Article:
Embracing the Changes

During National Novel Writing Month, there isn’t a lot of time for second guessing yourself. You’ve got to write 1,667 words a day on average to make it to 50,000 by the end of the month, but sometimes you have a realization, like – wait, a second, this book would actually be so much better if I made the HUGE ENORMOUS CHANGE. I’m talking today about why you should go with your gut, especially in the first week. 

So we are officially six days into this word count race and last night I had an epiphany, ghost stories can’t be told in third person. Well, they can, I can think of a dozen examples but one thing I love so much about a ghost story is the telling of the story. So screw it, I’m writing in first person. Really when it comes down to it, choosing between first and third person has got to be the most annoying choice. There is no right or wrong answer. Both are good, both can construe beautiful and engaging narratives. It’s a stylistic choice and the decision should be made based on what you hope to achieve. 

I already knew I wanted to follow one single protagonist through the story. No fancy switching of points of view for me, I’m sticking with something straightforward. So it could have easily been in first or third. I also had to give some heavy thought to what my novel was about. Third person is a bit more removed, and really the spooky feelings you get in this particular ghost story come from the internal conflict and wandering thoughts. Again, this can be done in third person, but really that’s where it starts to get a little trickier. I didn’t actually want to talk all that much about her job, what she was doing in her day to day, because it matters a lot less than the weird, idiosyncratic fears that are constantly running through her head.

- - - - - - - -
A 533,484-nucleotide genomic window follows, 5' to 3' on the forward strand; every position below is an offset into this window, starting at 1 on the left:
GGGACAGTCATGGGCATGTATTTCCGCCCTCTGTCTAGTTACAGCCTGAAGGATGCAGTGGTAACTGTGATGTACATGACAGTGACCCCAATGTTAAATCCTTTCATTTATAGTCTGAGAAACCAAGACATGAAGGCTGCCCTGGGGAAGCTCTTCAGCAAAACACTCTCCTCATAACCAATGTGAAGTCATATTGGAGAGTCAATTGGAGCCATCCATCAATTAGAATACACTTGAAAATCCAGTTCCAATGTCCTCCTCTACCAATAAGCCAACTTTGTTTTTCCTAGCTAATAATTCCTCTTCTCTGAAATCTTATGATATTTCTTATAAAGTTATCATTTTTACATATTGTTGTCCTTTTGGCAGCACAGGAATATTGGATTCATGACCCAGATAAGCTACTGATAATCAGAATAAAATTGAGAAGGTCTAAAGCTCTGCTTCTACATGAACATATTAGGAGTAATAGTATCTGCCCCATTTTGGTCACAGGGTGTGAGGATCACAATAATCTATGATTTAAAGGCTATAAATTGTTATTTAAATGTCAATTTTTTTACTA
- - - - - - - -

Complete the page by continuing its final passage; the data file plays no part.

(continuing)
Anyway, I made the decision that first person was going to be a better choice for the particular story I wanted to tell and immediately, I went back to the first chapter. I started rewriting it in first person and immediately I knew what to add. I could just keep writing, layering in voice and thought. I even added a whole scene that’s set right before the opening. I was writing a lot more, a lot more quickly. It became easier to get into this characters head and let her thoughts ramble on. The point is, I had 5 days worth of writing and I went back to the beginning to make the change that I thought would help this story. I can see it working already. It’ll enable me to take the story in the direction I want it to go. I might not make it to 50,000 words in one draft this month, but that’s okay. My novel will probably be better for it down the line. 

In the meantime, I’m loading up on caffeine and getting to work. 

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